Indictment is the cost of admission

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I think I get it now.

All these decades later I finally understand why my parents did what they did.

They didn’t want to embarrass me.

Why else would they work steady, occasionally soul-sucking, jobs to pay for the cost of my upbringing and education rather than finding a way to make millions of dollars to make my life easier? Prettier. Effortless.

In what can only be described as keen parent prescience, they must have known that if they were fabulously wealthy they would one day be tempted to bribe university officials, tutors and coaches into pulling strings to get me into the school of my choice.
Like the parents busted this week by the FBI for fraud and bribery in a university admissions scam, my parents loved me and wanted to provide opportunities to me that would help me succeed.

Unlike the indicted financiers, actresses, clothing designers and sickeningly rich, however, my parents didn’t have the financial means, or the chutzpah, to break laws to accomplish their goals.

Thank goodness they instead remained middle class and inoculated me against “affluenza,” a disorder discovered by defense attorneys for the 16-year-old child of wealthy parents who killed four people while driving under the influence in 2013. (The kid’s legal team argued, at one point, that his parent’s wealth left him unable to distinguish right from wrong.)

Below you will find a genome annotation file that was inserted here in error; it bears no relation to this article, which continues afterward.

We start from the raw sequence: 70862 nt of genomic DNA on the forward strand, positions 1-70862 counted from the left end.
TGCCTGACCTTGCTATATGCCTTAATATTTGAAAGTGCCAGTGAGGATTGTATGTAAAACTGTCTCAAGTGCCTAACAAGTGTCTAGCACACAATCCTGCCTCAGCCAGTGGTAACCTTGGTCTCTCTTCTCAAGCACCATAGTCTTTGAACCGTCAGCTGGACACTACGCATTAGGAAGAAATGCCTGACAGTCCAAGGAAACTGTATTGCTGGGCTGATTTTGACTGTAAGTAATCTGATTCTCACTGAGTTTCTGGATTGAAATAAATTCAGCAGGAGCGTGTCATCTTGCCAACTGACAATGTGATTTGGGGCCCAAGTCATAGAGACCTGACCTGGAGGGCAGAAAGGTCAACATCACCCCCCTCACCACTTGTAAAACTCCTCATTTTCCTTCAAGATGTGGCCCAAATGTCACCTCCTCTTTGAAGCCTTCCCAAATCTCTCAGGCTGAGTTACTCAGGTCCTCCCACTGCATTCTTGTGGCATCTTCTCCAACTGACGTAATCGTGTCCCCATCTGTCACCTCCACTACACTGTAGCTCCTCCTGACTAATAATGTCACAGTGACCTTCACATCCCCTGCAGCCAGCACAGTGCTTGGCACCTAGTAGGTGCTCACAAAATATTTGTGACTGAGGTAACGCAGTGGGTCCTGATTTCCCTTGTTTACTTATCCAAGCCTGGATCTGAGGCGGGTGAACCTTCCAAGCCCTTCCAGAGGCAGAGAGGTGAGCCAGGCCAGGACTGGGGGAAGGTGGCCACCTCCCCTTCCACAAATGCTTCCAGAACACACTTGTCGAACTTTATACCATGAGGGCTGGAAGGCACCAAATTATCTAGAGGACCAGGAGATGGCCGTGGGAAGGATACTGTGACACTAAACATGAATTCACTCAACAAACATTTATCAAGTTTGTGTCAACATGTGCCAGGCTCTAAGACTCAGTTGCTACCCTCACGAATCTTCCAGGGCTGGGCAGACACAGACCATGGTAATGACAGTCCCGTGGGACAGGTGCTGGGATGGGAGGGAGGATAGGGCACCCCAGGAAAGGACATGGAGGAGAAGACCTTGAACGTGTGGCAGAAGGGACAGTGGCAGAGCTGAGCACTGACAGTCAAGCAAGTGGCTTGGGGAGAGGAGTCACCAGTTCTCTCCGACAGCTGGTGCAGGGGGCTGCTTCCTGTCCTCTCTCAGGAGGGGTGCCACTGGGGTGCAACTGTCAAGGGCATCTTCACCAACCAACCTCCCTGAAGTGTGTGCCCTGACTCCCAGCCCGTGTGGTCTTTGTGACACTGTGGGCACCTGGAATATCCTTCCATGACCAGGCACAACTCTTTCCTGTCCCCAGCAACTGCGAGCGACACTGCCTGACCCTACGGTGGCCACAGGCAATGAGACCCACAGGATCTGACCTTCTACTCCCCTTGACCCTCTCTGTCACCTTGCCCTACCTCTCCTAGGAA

If my parents were rolling in so much money they could throw it around at problems and obstacles, surely they would do whatever it takes to get me ahead in life, no? Wouldn’t most parents?

Probably not, otherwise we’d have a lot more moms and dads in jails and prisons rather that PTA meetings and after-school games.

It’s a safe bet that most parents, regardless of social and economic status, want their progeny to do well in life. Sacrifices are made, money is spent and encouragement is provided to see to it that the kids can succeed. Some of those parents do cross a line in providing for their offspring.

Undoubtedly there are incarcerated fathers who told themselves and a judge they sold drugs to provide for their kids. Moms may have bounced checks or committed fraud to buy food or enroll their children in a better school district. When caught, they tend to do time and aren’t lucky enough to get away with only a slap on the wrist.

The admissions scam reminds us that there are two worlds in which we live, the one in which people work hard to get by and pass along opportunities to the people who come after, and the world in which money is not an issue and it’s used to make problems disappear.

In theory there is one justice system between these two worlds but the reality is that too has its distinctions. No doubt these parents will enlist the sort of defense their money can buy. And while their kids may be a little embarrassed by the unwanted attention, in the end mom and dad’s money will bail the family out.

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